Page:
After a week of non-stop family activities, we spent Memorial Day weekend in and around our apartment. We grilled, and saw some friends, but the farthest we wandered was the neighborhood Target. Call it vacation hangover, if you will.

I did manage to read five of the books on my epic “books to be read” stack. I’m a book hoarder by nature, and recently I’ve brought home enough books to fill my nightstand, so over the weekend I lay down and read. I’ve always been a super fast reader, and it serves me especially well on lazy weekends like the one we’re just coming out of.


1. “Frog Music” by Emma Donoghue

I’ve decided that Emma Donoghue is one of those authors that I will follow. When she writes a new book, I will buy it and I will read it and I will likely never be disappointed. Her “Room” remains one of the most vivid and mind-blowing books I’ve ever read – I recommend it to anyone – and so I picked up “Frog Music” on Independent Bookstore Day. I devoured this book. From the first page, it’s a crackling historical crime novel set in a hot summer in San Francisco during a smallpox outbreak, and it’s full of characters you love and love to hate. There’s cross-dressing, murder, sex, disease, a baby farm, and it’s a whirlwind of a book, but at the end it’s really the story of a woman falling in love with her child.


2. “The Movement of Stars” by Amy Brill

Two things that delight me: Nantucket and Astronomy.  Brill’s gorgeous book is the story of a girl astronomer searching for a comet and trying to navigate being a woman and falling in love with someone unexpected while living in a strict and patriarchal society.  I loved every word of it, and have put it on my shelves next to Sena Jeter-Naslund’s “Ahab’s Wife” to keep forever.


3. “The Fugitive Wife” by Peter C. Brown

While I’m always interested in a good “scrappy woman goes to new territory and starts new life” book, this one didn’t blow my mind. I appreciated the story of Essie, a woman who leaves her no-good husband back in Minnesota to sail off to Nome, Alaska with gold miners, and the book is written so well that it feels like you’re really on the ship and in Alaska, I never connected with Essie or the characters around her, and so the ending felt… meh. Still, I’m glad I read it.


4. “Playing the Rake’s Game” by Bronwyn Scott

[Yep, it’s a Harlequin. Judge away, book snobs.;)]

Now, I read a lot of historical romance. I also happen to write western historical romance. I love the romance genre, but it sometimes feels like there are only five time periods – Vikings/Highlanders, Medieval, Regency, Westerns, and occasionally Pirates – that historical romance hangs out in. This book – the first of two from Harlequin – takes the smoldering looks and heaving bosoms and transports them to a sugar plantation in the Caribbean, and it’s refreshing. Bronwyn Scott is a pro at writing romance, and this book is a pretty perfect little romance novel. I’ll totally seek out the other/second book in the mini-series.


5. “The Memoirs of Elizabeth Frankenstein” by Theodore Roszak

Being a huge Mary Shelley/”Frankenstein” fan – like, the type who debated getting a grad school degree in literature so I could be a lit professor and teach the book to the next generation of great minds – I saw this book at Open Books and snatched it like I’d found the Holy Grail.  The idea of the story of “Frankenstein” being told from Elizabeth’s perspective thrilled me, and upon reading that it’s an “erotically charged” and “feminist” take, I was there. While I liked the book, and I’m going to suggest it to my Franken-friends, I’m conflicted.  First, there are a few departures from the original novel that bothered me – namely, the whole William/Justine thing is never mentioned at all, and if you’ve read the original novel that’s a huge deal and something Elizabeth’s journal would probably mention at least once.  Second, I’m not sure I can get behind the book’s portrayal of Victor Frankenstein. He’s kind of a toolbag, and there’s a certain event that happens in Roszak’s book that I don’t entirely buy.  That said, if you’re not addicted to the original work, you might enjoy it more. (Witchcraft! Kama Sutra! Monsters! A woman living in the woods!)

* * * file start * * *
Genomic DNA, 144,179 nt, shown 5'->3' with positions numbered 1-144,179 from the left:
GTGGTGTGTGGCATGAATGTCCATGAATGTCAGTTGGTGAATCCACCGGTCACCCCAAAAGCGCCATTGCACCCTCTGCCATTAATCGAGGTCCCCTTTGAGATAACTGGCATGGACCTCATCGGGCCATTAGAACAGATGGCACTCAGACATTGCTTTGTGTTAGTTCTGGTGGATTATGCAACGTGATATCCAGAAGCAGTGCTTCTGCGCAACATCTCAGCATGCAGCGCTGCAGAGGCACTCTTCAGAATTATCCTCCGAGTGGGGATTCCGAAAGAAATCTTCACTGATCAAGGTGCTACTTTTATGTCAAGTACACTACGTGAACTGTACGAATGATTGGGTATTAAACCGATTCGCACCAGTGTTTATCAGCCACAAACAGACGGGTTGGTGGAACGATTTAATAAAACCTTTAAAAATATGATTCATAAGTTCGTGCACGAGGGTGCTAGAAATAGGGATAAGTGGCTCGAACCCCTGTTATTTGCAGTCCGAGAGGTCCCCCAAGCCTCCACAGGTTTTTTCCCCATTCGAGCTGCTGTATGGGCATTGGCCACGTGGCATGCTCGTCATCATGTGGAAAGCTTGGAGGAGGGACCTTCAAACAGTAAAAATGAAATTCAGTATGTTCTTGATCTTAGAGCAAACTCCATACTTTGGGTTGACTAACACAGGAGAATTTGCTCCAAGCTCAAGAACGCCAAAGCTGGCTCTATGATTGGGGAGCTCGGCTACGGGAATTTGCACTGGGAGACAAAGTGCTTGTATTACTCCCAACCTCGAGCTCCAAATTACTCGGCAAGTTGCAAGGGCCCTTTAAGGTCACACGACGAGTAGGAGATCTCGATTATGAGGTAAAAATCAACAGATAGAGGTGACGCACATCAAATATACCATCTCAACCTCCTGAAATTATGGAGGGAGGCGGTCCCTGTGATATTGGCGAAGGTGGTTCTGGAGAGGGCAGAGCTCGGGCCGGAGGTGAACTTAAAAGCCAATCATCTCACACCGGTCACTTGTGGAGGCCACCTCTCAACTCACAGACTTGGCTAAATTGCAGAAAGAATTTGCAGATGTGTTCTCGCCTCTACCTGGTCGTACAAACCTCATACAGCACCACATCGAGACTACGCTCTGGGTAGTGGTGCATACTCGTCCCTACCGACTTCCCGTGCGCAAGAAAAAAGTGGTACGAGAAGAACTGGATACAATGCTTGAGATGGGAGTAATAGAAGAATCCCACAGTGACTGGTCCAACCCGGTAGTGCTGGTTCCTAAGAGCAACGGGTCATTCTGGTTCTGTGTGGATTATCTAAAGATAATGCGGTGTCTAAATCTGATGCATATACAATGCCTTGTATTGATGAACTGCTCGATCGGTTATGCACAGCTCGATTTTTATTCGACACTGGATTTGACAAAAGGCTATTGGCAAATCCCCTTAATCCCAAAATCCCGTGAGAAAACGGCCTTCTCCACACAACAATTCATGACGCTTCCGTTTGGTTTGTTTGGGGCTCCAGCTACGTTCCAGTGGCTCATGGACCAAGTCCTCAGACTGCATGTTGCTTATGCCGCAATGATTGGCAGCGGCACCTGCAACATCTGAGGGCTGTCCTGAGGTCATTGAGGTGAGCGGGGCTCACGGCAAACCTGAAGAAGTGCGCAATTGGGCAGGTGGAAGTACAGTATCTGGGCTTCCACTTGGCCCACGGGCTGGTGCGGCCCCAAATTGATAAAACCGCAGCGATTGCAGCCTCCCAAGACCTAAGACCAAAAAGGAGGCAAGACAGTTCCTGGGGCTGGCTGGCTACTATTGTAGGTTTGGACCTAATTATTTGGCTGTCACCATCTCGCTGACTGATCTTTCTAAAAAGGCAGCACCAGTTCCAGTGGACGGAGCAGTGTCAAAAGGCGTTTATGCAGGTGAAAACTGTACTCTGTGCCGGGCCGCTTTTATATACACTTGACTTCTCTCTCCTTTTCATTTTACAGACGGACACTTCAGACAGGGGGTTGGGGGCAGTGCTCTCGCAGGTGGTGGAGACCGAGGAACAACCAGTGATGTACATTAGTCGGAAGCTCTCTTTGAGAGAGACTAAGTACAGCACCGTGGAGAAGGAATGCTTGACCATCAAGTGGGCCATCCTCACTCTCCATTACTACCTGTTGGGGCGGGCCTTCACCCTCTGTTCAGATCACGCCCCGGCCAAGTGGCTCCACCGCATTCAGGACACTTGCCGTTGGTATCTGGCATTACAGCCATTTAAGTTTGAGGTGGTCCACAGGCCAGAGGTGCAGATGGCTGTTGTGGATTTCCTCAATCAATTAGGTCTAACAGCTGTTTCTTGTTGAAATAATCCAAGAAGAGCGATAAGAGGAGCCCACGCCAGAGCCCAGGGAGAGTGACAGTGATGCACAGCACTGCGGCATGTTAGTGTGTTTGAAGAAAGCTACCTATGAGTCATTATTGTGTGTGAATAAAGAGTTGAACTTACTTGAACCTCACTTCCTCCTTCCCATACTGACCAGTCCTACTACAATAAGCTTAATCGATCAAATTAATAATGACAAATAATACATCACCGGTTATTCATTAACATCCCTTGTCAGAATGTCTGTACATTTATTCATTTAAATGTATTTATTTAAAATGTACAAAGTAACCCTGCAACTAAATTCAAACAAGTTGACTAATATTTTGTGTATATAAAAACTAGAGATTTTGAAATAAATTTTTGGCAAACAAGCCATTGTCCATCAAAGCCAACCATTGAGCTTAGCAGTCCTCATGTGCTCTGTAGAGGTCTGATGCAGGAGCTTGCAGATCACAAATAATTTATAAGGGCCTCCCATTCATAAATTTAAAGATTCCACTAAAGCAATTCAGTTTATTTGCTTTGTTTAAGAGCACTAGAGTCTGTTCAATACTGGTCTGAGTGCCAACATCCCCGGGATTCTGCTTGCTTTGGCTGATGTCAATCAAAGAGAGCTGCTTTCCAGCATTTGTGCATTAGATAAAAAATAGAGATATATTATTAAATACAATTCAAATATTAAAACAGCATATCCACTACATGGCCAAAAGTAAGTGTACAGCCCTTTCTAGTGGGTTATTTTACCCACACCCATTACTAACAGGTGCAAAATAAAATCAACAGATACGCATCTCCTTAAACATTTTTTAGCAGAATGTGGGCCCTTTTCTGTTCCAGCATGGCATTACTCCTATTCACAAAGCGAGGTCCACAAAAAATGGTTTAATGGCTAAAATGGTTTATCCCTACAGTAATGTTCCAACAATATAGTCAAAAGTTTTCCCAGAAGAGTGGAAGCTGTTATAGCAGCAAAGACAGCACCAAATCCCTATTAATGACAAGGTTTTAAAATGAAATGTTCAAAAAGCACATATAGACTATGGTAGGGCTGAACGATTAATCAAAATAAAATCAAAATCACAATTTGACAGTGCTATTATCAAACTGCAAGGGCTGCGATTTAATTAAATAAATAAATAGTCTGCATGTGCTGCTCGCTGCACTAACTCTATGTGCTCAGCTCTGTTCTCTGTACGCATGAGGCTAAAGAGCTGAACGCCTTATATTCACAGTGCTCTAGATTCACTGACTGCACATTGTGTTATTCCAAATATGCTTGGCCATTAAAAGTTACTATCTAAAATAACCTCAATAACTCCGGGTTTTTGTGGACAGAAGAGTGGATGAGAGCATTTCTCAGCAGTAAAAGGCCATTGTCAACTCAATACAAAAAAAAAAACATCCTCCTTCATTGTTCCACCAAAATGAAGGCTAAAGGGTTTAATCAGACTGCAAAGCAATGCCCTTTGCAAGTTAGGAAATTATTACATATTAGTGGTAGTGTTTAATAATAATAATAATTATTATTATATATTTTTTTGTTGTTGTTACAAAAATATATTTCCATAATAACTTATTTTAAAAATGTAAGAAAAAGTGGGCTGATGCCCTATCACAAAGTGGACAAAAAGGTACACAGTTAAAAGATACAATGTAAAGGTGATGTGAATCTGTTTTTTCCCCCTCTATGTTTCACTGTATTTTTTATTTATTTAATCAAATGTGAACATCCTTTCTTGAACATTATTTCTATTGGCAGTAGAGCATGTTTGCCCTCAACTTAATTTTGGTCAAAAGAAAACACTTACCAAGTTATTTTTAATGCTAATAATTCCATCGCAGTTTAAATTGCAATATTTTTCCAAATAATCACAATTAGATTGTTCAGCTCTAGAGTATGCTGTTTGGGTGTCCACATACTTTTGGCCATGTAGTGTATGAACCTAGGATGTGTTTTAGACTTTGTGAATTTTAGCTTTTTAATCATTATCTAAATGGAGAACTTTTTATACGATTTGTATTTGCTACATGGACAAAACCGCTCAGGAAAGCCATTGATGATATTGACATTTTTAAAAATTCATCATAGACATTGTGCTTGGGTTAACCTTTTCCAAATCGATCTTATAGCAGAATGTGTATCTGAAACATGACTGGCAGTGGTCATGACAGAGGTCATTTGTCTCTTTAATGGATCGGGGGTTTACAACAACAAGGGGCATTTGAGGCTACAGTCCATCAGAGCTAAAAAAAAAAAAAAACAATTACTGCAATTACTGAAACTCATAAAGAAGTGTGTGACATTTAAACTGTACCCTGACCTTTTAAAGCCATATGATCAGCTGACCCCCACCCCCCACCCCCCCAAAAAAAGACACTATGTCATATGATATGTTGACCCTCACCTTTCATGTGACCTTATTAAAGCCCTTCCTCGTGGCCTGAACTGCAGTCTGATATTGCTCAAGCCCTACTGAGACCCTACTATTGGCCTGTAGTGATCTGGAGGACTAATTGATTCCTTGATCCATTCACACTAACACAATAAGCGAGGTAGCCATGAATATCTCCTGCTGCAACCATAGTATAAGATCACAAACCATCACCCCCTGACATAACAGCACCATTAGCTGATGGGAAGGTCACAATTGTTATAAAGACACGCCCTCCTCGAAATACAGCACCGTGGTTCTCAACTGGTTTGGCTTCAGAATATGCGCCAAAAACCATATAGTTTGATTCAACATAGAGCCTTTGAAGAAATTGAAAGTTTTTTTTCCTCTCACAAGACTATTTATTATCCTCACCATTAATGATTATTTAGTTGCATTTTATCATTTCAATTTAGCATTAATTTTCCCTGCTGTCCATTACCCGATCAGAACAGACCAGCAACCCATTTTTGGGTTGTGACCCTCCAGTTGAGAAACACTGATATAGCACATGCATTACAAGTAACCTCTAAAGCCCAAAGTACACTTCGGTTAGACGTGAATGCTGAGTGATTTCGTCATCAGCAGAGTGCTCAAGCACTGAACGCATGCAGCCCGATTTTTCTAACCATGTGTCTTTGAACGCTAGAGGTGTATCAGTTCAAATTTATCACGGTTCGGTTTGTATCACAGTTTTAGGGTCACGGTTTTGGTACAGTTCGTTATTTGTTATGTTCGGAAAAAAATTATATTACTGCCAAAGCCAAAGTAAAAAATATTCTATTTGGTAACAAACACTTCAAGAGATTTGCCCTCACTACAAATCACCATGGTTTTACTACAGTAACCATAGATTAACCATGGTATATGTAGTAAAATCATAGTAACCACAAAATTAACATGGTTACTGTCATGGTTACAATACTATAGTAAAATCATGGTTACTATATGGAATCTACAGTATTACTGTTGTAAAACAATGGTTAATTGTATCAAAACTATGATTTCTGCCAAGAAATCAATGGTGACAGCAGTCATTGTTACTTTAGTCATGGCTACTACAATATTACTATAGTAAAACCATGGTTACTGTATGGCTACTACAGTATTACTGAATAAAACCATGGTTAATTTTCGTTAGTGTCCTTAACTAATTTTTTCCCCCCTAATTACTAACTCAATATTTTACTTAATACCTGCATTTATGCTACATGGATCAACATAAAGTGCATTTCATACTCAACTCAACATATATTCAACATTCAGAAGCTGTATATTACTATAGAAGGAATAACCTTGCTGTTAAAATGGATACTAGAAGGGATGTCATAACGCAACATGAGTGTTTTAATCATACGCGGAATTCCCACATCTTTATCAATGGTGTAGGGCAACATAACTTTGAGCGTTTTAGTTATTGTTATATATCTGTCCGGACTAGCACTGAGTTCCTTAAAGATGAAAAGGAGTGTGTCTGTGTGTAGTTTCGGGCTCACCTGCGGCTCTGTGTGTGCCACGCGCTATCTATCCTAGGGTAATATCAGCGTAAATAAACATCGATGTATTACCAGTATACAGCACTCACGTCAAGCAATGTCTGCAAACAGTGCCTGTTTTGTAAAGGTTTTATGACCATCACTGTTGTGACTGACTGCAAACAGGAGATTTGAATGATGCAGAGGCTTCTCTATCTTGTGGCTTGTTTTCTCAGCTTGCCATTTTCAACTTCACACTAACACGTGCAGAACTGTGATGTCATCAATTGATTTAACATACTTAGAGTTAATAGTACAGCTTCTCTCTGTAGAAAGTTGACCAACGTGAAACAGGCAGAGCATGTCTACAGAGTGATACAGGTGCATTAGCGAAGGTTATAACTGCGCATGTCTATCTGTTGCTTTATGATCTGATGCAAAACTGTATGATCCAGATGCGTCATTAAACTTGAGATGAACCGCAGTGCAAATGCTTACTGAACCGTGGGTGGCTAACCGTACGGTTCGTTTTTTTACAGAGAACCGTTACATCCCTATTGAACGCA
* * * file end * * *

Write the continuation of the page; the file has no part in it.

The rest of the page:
Whew! That was a lot of reading for a long weekend. Not that I’m stopping. I’m moving on to “Outlander” next, and then I’m a couple “A Song of Ice and Fire” books behind. So many books – so little time!

Family Days!

We’ve had my husband’s family in town from Texas for the last week, and I think we crammed seeing as much of Chicago as possible into the past six days – Millennium Park/The Bean/the new Maggie Daley Park, The Art Institute of Chicago, The Museum of Science & Industry, Michigan Avenue, Navy Pier, the Chicago Children’s Museum, an Architecture Boat Tour, multiple restaurants, playing with cousins on scooters in the park and in the sprinkler in the backyard, and a movie night for the kids and grandparents while the parents took a neighborhood walking tour/”pub crawl” (3 beers over 5 hours were consumed) — Little dude loved playing with his (bigger) cousins, and burst from his bed each morning ready to play.

No wonder I’m exhausted today.

It was all brilliantly fun and really nice to spend some serious time with our farthest-away family members! But that’s where I’ve been. I’ve barely even checked my email the whole week.


PS Chicago Parents – If you haven’t been to Maggie Daley Park yet, you’re missing out. It’s not even complete yet, and it’s a showstopper.


You guys know how I feel about books. So, get yourselves to Half-Price books this weekend and go nuts. Me, I’m still drowning in books (which is not a bad thing) from my mid-April haul, but book hoarding is a totally legitimate hobby.



Ah, spring. When you can actually see flowers out in the real world and not just in photos and grocery stores. This month, since we’re all about nature, we’ve been working on  identifying the plants and critters that surround us in our daily lives.